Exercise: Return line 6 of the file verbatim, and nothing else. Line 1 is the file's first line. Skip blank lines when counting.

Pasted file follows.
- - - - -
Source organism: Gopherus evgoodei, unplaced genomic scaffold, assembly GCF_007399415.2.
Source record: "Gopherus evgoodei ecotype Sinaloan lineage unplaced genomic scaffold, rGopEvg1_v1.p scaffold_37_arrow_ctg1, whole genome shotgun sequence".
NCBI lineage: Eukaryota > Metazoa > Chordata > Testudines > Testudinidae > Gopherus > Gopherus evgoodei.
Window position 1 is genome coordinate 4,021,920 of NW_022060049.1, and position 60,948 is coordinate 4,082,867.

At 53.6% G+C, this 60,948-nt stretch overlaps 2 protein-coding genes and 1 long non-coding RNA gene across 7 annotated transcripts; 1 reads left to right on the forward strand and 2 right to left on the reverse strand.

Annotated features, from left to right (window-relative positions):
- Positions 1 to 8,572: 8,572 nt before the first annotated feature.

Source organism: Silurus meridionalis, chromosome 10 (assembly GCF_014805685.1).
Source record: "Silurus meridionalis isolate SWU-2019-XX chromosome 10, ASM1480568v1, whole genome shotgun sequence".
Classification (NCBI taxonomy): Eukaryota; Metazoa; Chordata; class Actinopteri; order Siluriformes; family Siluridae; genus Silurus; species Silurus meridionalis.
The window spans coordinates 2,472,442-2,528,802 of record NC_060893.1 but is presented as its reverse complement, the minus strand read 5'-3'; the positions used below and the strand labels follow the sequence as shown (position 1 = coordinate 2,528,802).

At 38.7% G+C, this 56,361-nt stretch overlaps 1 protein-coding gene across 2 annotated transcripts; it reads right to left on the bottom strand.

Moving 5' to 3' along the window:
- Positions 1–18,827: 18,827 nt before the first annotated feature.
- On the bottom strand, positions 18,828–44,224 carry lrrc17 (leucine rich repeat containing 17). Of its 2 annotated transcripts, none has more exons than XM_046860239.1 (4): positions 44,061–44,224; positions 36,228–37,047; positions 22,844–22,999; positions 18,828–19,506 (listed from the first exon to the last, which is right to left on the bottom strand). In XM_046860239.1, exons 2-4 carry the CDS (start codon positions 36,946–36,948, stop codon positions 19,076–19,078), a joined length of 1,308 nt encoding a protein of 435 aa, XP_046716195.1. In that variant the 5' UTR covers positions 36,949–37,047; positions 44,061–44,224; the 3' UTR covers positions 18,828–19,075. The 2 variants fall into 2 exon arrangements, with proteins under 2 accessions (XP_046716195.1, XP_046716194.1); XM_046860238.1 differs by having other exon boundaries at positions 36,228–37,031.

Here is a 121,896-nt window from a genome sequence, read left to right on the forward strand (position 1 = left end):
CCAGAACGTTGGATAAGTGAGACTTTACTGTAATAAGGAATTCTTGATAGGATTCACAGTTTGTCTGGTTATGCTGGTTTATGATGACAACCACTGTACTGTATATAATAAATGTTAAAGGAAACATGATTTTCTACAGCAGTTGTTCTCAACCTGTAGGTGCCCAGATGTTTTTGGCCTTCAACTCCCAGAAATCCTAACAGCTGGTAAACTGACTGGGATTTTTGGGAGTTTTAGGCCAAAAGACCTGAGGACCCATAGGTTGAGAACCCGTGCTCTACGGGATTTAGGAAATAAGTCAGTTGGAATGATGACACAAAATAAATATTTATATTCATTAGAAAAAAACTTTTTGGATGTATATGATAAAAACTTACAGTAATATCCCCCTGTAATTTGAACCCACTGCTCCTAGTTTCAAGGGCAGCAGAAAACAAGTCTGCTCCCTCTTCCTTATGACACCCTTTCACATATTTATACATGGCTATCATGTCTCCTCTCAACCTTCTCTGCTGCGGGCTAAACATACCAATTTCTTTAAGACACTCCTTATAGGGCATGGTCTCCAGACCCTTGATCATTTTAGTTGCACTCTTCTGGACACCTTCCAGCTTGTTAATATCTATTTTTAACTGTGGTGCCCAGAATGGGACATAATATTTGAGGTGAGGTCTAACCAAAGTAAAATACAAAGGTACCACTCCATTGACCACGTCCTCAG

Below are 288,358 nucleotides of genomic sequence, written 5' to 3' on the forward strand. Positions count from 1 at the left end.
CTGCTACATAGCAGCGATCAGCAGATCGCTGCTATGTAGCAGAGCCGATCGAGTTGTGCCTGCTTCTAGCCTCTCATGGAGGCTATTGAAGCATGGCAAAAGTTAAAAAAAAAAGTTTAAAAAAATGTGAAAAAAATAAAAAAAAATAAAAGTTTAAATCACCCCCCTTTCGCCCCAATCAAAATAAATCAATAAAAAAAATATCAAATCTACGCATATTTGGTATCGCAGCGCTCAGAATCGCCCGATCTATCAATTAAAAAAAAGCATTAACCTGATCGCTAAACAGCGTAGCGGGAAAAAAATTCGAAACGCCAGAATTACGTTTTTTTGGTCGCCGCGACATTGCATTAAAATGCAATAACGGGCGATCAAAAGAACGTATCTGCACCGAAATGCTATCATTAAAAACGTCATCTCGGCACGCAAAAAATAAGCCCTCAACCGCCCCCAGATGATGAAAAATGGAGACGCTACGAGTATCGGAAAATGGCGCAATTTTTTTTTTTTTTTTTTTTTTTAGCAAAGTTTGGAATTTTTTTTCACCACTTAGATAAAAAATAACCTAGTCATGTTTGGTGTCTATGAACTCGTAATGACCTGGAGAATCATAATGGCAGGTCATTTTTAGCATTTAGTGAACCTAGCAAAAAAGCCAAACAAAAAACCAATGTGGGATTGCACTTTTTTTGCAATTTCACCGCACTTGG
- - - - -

Annotated features, from left to right (window-relative positions):